Coronavirus

Germany locks down the unvaccinated, weighs vaccine mandate

 

By CNN and US News & World Report

Berlin – Germany on Thursday announced a nationwide lockdown for the unvaccinated, as its leaders backed plans for mandatory vaccinations in the coming months.

Unvaccinated people will be banned from accessing all but the most essential businesses, such as supermarkets and pharmacies, to curb the spread of coronavirus, outgoing Chancellor Angela Merkel and her successor, Olaf Scholz, announced Thursday, following crisis talks with regional leaders. Those who have recently recovered from Covid-19 are not covered by the ban.

The pair also backed proposals for mandatory vaccinations, which if voted through the parliament could take effect from February at the earliest.

Under the tightened restrictions, unvaccinated people can only meet two people from another household. Bars and nightclubs must shut down in areas with an incidence rate above 350 cases per 100,000 people over one week. And the country would limit the number of people at large events like soccer matches.

The announcement comes as Germany battles a surge in cases that has pushed Europe back to the epicenter of the pandemic, heightening fears over the newly discovered Omicron variant.

The press briefing is also Merkel’s last before she leaves office; a grim note to end her 16 years as German chancellor.

“We have understood that the situation is very serious and that we want to take further measures in addition to those already taken,” Merkel told reporters at Thursday’s news conference. “The fourth wave must be broken and this has not yet been achieved,” she added.

A nationwide vaccination mandate could come into effect from February 2022 — after it is debated in parliament and following guidance from Germany’s Ethics Council, Merkel said.

She added that vaccinated people will lose their vaccination status nine months after getting their last shot, apparently in an effort to encourage booster uptake.

Europe mulls mandates

If approved, Germany’s vaccine mandate would follow in the footsteps of neighbouring Austria, which also plans to make inoculations for eligible adults compulsory from February.

Elsewhere, Greece announced that vaccines would be mandatory for people aged over 60 from mid-January. Those refusing to do so would face 100 euro (US $113) fines for each passing month, the government said Tuesday.

European Union Commission President Ursula von der Leyen said it was time to “potentially think about mandatory vaccination” within the bloc, as it faces the double onslaught of a fourth coronavirus wave and concerns over the Omicron variant discovered by South African health

“Two or three years ago, I would never have thought to witness what we see right now, that we have this horrible pandemic, we have the vaccines, the life-saving vaccines, but they are not being used adequately everywhere,” von der Leyen told a press briefing on Wednesday.

“How we can encourage and potentially think about mandatory vaccination within the European Union, this needs discussion. This needs a common approach but it is a discussion that I think has to be led,” she added.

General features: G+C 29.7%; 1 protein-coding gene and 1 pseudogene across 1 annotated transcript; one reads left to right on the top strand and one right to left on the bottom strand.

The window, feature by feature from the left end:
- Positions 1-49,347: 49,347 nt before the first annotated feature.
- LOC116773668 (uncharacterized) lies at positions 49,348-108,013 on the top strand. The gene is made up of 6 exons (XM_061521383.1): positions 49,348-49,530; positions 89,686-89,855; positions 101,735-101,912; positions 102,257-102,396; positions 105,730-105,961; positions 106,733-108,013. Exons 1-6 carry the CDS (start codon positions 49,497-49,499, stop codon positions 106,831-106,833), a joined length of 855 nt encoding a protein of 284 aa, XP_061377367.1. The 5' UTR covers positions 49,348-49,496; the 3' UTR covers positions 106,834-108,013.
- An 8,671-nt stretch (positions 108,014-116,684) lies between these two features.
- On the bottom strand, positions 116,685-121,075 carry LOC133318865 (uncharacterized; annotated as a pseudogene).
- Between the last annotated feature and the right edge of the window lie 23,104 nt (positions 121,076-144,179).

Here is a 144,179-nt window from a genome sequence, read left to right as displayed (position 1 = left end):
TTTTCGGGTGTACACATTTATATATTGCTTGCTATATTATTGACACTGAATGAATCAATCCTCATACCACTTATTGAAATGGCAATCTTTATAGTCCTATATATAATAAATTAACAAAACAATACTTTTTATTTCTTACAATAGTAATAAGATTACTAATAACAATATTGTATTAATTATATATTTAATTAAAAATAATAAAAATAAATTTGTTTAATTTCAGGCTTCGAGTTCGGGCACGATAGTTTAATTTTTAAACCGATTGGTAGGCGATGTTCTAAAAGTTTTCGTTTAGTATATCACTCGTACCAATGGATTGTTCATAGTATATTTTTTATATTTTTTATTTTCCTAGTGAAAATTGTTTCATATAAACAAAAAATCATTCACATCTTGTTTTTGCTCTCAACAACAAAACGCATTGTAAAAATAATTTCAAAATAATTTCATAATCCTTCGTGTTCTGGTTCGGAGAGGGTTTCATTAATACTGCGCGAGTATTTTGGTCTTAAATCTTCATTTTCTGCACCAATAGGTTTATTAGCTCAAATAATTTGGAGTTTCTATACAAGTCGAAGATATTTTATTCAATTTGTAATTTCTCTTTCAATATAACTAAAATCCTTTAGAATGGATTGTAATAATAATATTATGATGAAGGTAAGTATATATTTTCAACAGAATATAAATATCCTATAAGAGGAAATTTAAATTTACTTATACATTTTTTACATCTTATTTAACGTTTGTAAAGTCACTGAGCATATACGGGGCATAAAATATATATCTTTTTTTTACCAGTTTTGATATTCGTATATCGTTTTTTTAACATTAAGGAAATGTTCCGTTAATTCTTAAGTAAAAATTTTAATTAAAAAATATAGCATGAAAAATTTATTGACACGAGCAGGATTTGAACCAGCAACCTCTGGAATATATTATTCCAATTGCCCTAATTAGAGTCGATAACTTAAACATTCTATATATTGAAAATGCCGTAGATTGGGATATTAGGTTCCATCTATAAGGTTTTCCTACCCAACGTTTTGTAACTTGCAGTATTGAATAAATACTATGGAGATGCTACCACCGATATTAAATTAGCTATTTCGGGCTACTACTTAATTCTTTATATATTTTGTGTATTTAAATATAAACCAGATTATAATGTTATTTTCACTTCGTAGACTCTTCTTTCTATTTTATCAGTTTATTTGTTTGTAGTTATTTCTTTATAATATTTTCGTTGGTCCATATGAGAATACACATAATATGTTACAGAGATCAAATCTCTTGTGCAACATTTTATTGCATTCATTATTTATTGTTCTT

Germany, much like Austria, has one of the lowest vaccination rates in western Europe, with 68.4% and 65.6% of eligible adults vaccinated respectively, according to the ECDC.

Surging cases

Germany continues to see a record-breaking number of cases, particularly in its eastern states. On Wednesday, the country recorded 446 Covid-19 related deaths — its highest number of daily deaths in nine months.

Many hospitals are struggling to cope with the increasing number of intensive care patients. There could be around 6,000 Covid-19 patients in intensive care by Christmas — regardless of any measures implemented by Germany’s leaders — the country’s Interdisciplinary Association for Intensive Care and Emergency (Divi) warned Wednesday.

Already, more than 102,000 people in Germany have died as a result of coronavirus, according to the Robert Koch Institute (RKI), the national disease and control center.

Demonstrations over restrictions

However Germany has seen sometimes-violent demonstrations over virus restrictions, and more would be almost certain if the country mandated vaccines for all. 

Similarly, heightened political disagreements in the US have made the idea of nationwide lockdowns for the unvaccinated or mandating vaccinations for everyone seem remote. US President Joe Biden earlier this week said that the variant is a “cause for concern, not a cause for panic” and that lockdown scenarios shouldn’t be needed if people are vaccinated and wear their masks.

But the president is expected to announce additional steps on Thursday to prepare for the winter months when viruses tend to surge and to assure Americans that the US has the tools to fight the Omicron variant while keeping businesses and schools open.

CAPTIONS:

Top: A red sign that reads “Observe the obligation to cover your mouth and nose!” is pictured as hundreds of people, many wearing protective face masks, walk through the main shopping street Hohe Strasse during the fourth wave of the coronavirus pandemic on November 30, 2021 in Cologne, Germany.Photo: Andreas Rentz/Getty Images and published by US News & World Report

Home Page: Police responded with tear gas after scuffles broke out during a recent protest against Covid measures in Leipzig. Photo: Dw.com


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